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Khazei, Like a Fox?

Insiders don’t think Alan Khazei has a chance in the US Senate race. But progressive activists could make him an underdog with bite.
By DAVID S. BERNSTEIN  |  October 16, 2009

0910_khazei_main

If there is to be a candidate in the Massachusetts US Senate race who inspires the sort of grassroots, progressive following that propelled Governor Deval Patrick into office three years ago — an insurgent candidacy, if you will — it figures to be idealistic public-service advocate Alan Khazei, co-founder of City Year and founder of Be the Change, Inc.

At least, that’s the argument Khazei tried to make repeatedly in a lengthy interview at a back table of Brookline’s Fireplace Restaurant last week, giving the Phoenix nearly three times the promised half-hour, after putting his children (Maribelle, 7, and Reese, 16 months) to bed in his nearby home.

But my first question for Khazei is one he’s already accustomed to hearing just a couple of weeks into his campaign for the US Senate: why should voters spend their time learning about a total unknown when there are such perfectly well-established and popular progressive candidates in the race as Attorney General Martha Coakley and Congressman Michael Capuano?

His answer is what one expects from a hope-and-change candidate: leaning forward, eyes wide behind his wire-framed glasses, the 48-year-old Khazei earnestly describes his intent to empower the citizenry, build a movement, take a “fundamentally different approach” to politics, and enact “change from the bottom up.”

Khazei has the résumé as well as the rhetoric, from his Harvard undergraduate and Harvard Law degrees to his 22 years as a public-service entrepreneur. And yet, political pundits and veterans give him little chance of success.

“He is exactly the kind of profile we say we want in politics, but time and time again we have proven that we don’t mean it,” says Scott Ferson, a political consultant with Liberty Square Group, who is unaffiliated with any of the Senate candidates. Khazei won’t win, Ferson predicts, “but the people who vote for him will feel great about it.”

Ferson and others have good reason for their skepticism. Khazei is barely known in the state — he registered an embarrassing one percent of support in a poll of likely Democratic voters conducted by the Coakley campaign a few weeks ago. And whereas Patrick took a year and a half to build his grassroots support, Khazei has about nine weeks until the Democratic primary. His opponents are solid liberals, too, which leaves him little room to differentiate himself on policy issues.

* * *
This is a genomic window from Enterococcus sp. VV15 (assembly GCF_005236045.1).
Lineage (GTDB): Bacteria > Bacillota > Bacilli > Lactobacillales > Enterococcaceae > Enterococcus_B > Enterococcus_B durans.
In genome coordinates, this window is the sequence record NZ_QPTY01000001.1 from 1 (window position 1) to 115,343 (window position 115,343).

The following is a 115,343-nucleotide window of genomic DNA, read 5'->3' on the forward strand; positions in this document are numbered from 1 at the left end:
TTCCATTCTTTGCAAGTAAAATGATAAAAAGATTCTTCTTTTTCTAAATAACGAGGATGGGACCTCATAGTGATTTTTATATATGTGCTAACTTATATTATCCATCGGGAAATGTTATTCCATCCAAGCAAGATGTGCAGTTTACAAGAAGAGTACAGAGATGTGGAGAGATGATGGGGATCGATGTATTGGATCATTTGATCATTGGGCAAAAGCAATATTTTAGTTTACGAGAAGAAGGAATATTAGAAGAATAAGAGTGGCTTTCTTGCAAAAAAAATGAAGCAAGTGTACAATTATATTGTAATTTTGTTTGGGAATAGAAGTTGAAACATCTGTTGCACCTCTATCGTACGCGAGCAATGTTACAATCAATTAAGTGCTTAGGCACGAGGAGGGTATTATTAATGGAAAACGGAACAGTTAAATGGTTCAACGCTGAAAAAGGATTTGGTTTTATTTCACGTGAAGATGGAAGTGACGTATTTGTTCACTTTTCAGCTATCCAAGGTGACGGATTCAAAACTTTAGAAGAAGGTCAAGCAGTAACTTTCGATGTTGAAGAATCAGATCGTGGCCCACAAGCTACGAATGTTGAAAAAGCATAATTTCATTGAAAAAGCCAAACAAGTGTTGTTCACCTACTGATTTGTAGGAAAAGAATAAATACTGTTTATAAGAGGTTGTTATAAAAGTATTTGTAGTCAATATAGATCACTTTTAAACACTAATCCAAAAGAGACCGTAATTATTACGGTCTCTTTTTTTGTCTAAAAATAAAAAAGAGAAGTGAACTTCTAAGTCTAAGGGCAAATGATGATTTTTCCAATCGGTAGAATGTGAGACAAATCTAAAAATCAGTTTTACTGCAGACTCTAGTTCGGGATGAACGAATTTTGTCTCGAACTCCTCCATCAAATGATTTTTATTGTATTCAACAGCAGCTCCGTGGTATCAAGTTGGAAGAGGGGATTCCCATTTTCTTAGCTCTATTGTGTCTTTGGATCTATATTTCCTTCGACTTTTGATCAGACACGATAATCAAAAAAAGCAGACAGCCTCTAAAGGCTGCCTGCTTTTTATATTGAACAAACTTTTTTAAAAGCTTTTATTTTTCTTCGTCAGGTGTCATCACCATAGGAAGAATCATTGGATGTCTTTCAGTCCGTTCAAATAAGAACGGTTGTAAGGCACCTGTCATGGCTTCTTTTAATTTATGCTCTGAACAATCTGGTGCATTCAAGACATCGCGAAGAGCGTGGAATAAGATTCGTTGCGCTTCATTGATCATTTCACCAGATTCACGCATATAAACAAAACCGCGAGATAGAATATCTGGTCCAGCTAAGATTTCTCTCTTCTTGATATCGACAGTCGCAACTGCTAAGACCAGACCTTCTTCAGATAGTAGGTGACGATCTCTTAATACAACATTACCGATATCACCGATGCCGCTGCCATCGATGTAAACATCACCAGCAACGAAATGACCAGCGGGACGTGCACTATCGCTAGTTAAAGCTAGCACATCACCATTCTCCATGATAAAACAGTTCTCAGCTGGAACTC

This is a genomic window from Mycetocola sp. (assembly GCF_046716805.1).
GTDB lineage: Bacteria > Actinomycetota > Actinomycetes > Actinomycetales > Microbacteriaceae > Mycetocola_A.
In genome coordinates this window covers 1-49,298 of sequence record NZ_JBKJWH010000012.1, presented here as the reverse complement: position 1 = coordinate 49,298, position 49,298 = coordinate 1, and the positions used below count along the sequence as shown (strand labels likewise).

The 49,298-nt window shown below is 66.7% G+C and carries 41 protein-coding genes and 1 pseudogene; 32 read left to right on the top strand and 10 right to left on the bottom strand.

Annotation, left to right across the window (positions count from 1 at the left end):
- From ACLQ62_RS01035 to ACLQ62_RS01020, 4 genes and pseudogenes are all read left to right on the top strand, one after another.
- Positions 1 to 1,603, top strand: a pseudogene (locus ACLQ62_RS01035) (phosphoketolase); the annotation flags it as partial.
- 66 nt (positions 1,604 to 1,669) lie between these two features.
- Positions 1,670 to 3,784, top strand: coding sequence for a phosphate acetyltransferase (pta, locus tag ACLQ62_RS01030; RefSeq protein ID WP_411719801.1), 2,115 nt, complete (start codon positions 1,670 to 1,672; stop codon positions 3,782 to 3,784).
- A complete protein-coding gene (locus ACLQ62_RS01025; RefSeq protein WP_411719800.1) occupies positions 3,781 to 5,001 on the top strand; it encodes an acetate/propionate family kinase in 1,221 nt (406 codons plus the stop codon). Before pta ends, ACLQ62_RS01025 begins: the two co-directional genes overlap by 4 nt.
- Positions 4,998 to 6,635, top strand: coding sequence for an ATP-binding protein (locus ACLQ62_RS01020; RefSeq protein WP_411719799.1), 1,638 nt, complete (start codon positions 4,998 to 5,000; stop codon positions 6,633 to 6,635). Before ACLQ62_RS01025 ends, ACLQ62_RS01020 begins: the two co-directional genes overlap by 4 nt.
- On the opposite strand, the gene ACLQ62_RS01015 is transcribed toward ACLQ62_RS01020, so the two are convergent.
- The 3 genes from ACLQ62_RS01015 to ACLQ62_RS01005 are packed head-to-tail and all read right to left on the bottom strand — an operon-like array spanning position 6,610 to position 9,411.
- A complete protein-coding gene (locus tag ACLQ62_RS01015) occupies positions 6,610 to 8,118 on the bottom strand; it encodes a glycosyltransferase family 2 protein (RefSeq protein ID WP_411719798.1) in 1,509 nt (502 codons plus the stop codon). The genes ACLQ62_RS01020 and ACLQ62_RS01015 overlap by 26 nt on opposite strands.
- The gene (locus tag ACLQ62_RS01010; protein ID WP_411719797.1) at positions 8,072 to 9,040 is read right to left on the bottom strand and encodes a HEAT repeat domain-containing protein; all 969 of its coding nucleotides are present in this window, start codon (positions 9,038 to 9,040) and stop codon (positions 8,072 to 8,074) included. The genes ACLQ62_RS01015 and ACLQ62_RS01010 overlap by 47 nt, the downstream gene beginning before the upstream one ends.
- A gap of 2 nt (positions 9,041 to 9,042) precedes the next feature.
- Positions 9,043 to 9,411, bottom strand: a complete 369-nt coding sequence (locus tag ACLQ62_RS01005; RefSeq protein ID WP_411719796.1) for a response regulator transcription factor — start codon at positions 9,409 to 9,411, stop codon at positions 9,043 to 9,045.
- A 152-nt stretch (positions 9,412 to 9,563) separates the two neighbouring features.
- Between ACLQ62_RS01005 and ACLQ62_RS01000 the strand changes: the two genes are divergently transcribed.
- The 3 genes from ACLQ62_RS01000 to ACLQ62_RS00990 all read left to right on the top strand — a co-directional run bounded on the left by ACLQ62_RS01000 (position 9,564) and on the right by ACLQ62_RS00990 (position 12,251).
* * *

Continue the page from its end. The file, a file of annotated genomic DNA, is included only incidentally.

Moreover, the special-election turnout is likely to be dominated by party activists, who generally like Capuano and Coakley. Khazei doesn’t even have sole claim on voters looking for a political outsider — some of whom might vote for Bain Capital tycoon Steve Pagliuca, who is spending millions of his own fortune to raise his profile.

Still, Khazei seems nothing but optimistic, noting that, “I think the conventional wisdom on this race is all wrong.”

Perhaps unsurprisingly, Mr. Smith Goes to Washington is one of his favorite movies. But Massachusetts politics is rarely Capra-esque. Does Khazei really have a chance?

Who is this guy?
Khazei, son of an Iranian émigré and an Italian-American nurse from Pennsylvania, started City Year in 1988 with his Harvard buddy Michael Brown as a sort of domestic version of the Peace Corps. Young people are paid a stipend to devote a year of their lives to service, often with underprivileged children.

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Related: The X factor, That’s what he said, Burn, baby, burn, More more >
  Topics: Talking Politics , Deval Patrick, Deval Patrick, Scott Ferson,  More more >
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8 Comments / Add Comment

txteacher